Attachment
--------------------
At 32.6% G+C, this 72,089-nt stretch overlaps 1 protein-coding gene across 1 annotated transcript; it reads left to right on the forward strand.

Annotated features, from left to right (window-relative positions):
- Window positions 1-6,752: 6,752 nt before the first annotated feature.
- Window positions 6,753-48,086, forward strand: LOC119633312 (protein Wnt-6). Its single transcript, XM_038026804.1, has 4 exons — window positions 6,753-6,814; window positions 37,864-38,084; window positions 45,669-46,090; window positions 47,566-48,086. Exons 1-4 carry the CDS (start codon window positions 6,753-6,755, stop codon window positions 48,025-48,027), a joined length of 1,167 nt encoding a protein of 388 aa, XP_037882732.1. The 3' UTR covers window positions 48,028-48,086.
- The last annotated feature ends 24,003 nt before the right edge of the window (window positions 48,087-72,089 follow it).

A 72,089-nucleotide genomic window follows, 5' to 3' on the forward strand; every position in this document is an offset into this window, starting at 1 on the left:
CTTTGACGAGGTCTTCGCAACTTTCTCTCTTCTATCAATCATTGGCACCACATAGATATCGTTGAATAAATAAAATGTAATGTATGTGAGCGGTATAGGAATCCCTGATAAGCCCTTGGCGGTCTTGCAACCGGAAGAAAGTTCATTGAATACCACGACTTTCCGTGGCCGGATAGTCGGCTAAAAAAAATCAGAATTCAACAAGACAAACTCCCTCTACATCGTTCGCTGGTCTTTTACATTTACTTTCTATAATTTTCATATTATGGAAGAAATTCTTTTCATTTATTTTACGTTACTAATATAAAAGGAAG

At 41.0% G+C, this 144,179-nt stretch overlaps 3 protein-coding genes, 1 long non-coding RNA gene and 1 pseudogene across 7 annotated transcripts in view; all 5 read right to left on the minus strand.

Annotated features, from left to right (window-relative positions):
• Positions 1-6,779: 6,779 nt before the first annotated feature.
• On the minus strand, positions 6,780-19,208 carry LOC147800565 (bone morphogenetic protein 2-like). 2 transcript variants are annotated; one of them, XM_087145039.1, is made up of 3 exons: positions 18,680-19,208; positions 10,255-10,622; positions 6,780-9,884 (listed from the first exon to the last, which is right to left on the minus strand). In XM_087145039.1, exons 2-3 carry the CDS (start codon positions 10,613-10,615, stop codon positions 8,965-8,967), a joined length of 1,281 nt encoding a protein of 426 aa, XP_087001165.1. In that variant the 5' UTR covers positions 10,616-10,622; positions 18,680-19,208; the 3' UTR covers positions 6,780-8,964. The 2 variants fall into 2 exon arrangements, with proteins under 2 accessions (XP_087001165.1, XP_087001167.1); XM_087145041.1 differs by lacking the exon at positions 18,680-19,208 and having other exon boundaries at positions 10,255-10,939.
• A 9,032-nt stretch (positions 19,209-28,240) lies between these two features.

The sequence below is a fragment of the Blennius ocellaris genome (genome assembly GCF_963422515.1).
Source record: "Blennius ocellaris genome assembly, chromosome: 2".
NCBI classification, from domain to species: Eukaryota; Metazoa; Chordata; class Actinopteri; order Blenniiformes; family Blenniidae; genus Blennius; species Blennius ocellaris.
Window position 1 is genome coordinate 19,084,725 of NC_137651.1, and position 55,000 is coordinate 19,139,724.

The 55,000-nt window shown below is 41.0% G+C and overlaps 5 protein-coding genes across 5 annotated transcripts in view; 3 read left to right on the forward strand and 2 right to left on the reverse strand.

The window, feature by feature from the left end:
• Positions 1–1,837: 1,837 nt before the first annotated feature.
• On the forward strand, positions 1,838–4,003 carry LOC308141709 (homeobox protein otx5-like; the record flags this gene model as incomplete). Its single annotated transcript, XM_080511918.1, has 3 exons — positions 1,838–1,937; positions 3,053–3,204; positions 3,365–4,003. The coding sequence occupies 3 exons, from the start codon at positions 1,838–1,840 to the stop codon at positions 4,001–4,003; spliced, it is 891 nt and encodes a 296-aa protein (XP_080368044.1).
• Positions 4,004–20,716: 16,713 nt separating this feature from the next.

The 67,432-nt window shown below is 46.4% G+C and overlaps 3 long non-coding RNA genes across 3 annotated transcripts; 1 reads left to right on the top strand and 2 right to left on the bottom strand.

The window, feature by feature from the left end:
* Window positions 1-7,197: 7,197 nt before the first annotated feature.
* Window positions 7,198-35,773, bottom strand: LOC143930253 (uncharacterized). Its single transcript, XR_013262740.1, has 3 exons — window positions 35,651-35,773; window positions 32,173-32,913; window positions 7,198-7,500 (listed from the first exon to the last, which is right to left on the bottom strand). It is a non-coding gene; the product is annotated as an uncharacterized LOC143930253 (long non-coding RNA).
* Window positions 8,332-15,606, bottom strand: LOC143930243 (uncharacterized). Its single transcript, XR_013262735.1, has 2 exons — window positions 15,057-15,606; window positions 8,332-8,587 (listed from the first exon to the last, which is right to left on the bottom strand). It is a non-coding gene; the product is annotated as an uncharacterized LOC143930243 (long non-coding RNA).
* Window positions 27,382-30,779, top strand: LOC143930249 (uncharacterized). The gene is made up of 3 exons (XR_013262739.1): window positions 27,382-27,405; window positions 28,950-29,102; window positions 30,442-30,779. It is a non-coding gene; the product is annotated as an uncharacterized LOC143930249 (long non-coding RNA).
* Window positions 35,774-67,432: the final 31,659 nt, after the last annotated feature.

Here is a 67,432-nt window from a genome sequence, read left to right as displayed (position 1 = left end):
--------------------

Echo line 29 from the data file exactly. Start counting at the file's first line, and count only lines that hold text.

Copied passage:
Here is a 67,432-nt window from a genome sequence, read left to right as displayed (position 1 = left end):